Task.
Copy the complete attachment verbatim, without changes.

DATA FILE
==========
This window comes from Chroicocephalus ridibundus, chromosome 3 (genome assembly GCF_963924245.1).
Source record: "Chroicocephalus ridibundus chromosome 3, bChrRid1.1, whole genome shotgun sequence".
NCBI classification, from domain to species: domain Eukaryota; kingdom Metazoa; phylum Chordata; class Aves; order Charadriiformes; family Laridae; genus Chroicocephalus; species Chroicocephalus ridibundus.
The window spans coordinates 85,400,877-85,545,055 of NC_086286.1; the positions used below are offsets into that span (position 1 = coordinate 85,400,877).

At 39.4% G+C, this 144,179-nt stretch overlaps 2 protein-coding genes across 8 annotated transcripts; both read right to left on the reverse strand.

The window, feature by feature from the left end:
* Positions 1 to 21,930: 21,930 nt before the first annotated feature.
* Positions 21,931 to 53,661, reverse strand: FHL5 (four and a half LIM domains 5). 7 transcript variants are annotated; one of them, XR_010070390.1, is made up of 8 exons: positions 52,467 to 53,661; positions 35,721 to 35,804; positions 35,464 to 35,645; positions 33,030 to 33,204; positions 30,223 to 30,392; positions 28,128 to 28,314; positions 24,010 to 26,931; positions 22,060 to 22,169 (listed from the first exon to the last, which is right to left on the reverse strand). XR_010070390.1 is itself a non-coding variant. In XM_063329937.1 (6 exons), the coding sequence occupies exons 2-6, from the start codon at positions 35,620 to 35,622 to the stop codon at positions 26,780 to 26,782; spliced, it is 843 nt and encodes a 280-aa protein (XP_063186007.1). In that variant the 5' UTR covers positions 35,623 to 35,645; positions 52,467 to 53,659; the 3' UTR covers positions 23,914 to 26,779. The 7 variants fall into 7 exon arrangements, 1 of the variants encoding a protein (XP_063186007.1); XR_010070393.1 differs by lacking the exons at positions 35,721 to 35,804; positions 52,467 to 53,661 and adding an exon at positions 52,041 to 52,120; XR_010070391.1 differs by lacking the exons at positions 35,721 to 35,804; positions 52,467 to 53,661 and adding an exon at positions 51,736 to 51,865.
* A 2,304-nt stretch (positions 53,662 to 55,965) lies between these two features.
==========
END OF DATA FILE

This window comes from Chroicocephalus ridibundus, chromosome 3 (genome assembly GCF_963924245.1).
Source record: "Chroicocephalus ridibundus chromosome 3, bChrRid1.1, whole genome shotgun sequence".
NCBI classification, from domain to species: domain Eukaryota; kingdom Metazoa; phylum Chordata; class Aves; order Charadriiformes; family Laridae; genus Chroicocephalus; species Chroicocephalus ridibundus.
The window spans coordinates 85,400,877-85,545,055 of NC_086286.1; the positions used below are offsets into that span (position 1 = coordinate 85,400,877).

At 39.4% G+C, this 144,179-nt stretch overlaps 2 protein-coding genes across 8 annotated transcripts; both read right to left on the reverse strand.

The window, feature by feature from the left end:
* Positions 1 to 21,930: 21,930 nt before the first annotated feature.
* Positions 21,931 to 53,661, reverse strand: FHL5 (four and a half LIM domains 5). 7 transcript variants are annotated; one of them, XR_010070390.1, is made up of 8 exons: positions 52,467 to 53,661; positions 35,721 to 35,804; positions 35,464 to 35,645; positions 33,030 to 33,204; positions 30,223 to 30,392; positions 28,128 to 28,314; positions 24,010 to 26,931; positions 22,060 to 22,169 (listed from the first exon to the last, which is right to left on the reverse strand). XR_010070390.1 is itself a non-coding variant. In XM_063329937.1 (6 exons), the coding sequence occupies exons 2-6, from the start codon at positions 35,620 to 35,622 to the stop codon at positions 26,780 to 26,782; spliced, it is 843 nt and encodes a 280-aa protein (XP_063186007.1). In that variant the 5' UTR covers positions 35,623 to 35,645; positions 52,467 to 53,659; the 3' UTR covers positions 23,914 to 26,779. The 7 variants fall into 7 exon arrangements, 1 of the variants encoding a protein (XP_063186007.1); XR_010070393.1 differs by lacking the exons at positions 35,721 to 35,804; positions 52,467 to 53,661 and adding an exon at positions 52,041 to 52,120; XR_010070391.1 differs by lacking the exons at positions 35,721 to 35,804; positions 52,467 to 53,661 and adding an exon at positions 51,736 to 51,865.
* A 2,304-nt stretch (positions 53,662 to 55,965) lies between these two features.